State Department officials smuggled more than 300 Russian-born Nazi collaborators into the United States after World War II and helped them become U.S. citizens and obtain jobs in return for their participation in Soviet spying operations during the Cold War, the CBS television program "60 Minutes" reported yesterday.

The smuggling proceeded despite orders by Presidents Franklin D. Roosevelt and Harry S. Truman barring immigration of Nazi war criminals, and intelligence agencies continued to cover it up as recently as 1978 during a congressional investigation, according to a former Justice Department prosecutor interviewed on the program.

"We had one unit of the government out trying to prosecute the Nazis and other units of the government trying to secret the information," said John Loftus, a Boston attorney who left the Justice Department's Office of Special Investigations last year. President Carter created the office in 1980 to root out Nazi war criminals hiding in the United States.

"We later established that the files pertaining to the Nazi immigration had been withheld from Congress, from the courts, from the CIA and from the local agents of the Immigration Service," Loftus said.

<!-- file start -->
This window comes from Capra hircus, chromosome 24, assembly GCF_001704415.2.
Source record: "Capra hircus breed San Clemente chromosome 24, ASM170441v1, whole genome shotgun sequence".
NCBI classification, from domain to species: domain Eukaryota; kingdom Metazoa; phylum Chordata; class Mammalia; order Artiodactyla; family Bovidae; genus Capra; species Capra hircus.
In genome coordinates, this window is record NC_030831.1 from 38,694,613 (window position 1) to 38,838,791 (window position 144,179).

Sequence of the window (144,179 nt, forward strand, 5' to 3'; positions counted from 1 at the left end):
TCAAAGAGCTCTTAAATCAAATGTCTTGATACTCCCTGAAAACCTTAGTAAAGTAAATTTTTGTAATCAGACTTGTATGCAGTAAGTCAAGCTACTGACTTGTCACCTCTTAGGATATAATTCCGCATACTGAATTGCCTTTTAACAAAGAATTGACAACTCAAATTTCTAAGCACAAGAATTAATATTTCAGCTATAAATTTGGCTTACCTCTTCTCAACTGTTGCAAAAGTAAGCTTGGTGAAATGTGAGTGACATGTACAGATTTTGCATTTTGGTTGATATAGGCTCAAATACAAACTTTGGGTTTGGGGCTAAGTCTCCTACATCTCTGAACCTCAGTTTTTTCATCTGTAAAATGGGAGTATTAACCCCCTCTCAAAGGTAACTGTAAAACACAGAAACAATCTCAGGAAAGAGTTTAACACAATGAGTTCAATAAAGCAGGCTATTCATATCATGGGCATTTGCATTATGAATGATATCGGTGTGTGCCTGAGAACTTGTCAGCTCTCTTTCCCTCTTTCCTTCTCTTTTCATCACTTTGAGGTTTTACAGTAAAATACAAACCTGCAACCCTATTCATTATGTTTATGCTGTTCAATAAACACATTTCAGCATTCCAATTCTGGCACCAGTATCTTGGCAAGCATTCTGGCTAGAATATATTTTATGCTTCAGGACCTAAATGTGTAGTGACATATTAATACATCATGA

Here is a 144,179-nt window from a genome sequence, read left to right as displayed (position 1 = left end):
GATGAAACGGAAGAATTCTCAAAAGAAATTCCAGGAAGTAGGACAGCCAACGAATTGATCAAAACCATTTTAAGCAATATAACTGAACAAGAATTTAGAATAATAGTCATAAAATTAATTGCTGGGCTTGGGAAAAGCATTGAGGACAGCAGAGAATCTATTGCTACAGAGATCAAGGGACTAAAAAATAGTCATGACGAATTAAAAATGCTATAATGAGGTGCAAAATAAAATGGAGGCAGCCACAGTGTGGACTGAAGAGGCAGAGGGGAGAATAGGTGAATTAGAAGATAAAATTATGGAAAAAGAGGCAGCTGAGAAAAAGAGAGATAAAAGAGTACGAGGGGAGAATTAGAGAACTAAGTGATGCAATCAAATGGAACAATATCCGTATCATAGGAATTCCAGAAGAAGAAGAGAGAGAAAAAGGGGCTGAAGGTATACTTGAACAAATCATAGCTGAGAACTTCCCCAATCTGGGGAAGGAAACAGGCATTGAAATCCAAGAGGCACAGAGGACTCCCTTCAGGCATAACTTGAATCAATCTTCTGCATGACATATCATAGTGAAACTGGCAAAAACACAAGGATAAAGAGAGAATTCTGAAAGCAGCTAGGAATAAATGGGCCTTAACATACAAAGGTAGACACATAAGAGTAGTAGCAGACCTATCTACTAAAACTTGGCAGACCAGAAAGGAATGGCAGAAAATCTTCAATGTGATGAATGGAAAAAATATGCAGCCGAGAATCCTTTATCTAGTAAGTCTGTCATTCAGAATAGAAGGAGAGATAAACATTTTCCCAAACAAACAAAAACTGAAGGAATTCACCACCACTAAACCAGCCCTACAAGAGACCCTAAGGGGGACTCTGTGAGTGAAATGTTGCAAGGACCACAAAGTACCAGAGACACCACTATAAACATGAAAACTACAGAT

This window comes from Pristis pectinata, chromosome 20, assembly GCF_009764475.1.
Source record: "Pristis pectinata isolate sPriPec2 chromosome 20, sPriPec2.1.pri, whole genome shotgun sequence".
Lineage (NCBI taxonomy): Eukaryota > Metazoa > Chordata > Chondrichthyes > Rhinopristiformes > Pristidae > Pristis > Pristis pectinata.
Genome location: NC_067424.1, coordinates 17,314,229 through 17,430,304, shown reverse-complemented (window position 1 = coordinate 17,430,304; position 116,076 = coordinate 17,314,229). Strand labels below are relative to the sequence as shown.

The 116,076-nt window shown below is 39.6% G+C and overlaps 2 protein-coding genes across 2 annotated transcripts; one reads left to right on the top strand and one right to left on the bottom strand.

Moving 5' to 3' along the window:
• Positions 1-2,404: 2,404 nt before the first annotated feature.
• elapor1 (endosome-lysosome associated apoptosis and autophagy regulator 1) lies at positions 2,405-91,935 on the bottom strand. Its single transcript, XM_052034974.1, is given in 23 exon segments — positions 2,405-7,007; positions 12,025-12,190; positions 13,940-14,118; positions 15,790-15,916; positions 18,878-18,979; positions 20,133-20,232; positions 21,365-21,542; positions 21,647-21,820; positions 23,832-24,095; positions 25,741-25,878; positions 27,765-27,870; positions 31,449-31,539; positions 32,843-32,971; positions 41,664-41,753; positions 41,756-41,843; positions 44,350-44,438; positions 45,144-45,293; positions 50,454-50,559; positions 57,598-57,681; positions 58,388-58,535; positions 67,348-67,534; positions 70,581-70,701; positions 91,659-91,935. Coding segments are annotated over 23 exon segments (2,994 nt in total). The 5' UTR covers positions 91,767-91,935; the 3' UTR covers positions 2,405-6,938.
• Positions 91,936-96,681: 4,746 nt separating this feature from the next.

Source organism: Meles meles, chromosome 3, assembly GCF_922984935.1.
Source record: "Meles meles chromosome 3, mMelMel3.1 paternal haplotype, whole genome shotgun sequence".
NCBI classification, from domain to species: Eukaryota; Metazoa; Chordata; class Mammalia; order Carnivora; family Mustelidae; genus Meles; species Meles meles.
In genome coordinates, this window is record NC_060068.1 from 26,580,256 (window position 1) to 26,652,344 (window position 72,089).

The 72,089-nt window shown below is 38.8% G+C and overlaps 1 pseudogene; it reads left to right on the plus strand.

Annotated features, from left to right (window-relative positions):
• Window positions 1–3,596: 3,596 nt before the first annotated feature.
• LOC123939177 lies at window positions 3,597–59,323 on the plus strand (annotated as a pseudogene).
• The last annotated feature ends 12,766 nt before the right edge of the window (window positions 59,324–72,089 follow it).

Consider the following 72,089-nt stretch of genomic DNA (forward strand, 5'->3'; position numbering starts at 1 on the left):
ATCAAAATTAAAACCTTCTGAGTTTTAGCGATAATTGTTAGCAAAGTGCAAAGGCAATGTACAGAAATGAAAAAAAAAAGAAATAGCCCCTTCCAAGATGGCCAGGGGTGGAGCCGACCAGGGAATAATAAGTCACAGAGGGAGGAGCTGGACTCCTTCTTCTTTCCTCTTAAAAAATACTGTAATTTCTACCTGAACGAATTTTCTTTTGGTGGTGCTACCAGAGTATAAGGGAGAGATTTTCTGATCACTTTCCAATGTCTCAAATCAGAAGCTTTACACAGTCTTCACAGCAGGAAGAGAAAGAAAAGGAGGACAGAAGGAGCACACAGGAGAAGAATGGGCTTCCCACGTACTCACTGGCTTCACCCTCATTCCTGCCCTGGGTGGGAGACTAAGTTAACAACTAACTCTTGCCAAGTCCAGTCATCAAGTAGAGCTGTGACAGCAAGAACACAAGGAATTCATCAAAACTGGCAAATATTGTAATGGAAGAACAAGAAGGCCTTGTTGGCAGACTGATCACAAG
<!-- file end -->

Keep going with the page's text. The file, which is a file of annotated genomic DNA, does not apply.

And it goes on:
Rep. Barney Frank (D-Mass.) of the House Judiciary Committee said yesterday he plans to call for an investigation of the smuggling campaign and the alleged cover-up. He said Loftus showed him classified documents that convinced him Congress was told "flat lies" when it asked the Army in 1978 for information on 111 alleged Nazi war criminals living in the United States.

The Army responded that it had found no files on many of the suspected collaborators.

"I don't want to surp the role of the Justice Department, but I think they need the help of Congress," Frank said, "The role of Congress is to make sure that elements in the Pentagon or within the intelligence agencies don't bureaucratically frustrate justice from doing its jobs."

The existence of the smuggling campaign is apparently still hindering efforts by the Justice Department to deport Nazi war criminals living in the United States. In deportation proceedings, the department generally seeks to prove that suspects concealed their collaboration with the Nazis, a spokesman said. The department threw out a 1980 case against Tscherim Soobzokov, a Russian-born Nazi commander living in Paterson, N.J., after the CIA revealed that it knew of his past.

Loftus said he saw classified information while working for Justice that indicated the smuggling program was approved "at the highest levels." It was carried out by the Office of Policy Coordination which was run by the late Frank Wisner under the Office of Strategic Services, and involved the FBI, Army Counterintelligence and Army Foreign Intelligence, Loftus told "60 Minutes."

"They knew that the entire Nazi government of Byelorussia, the president, the vice presidents, cabinet ministers, governors and mayors, police chiefs were all living in America," Loftus said of the intelligence agencies.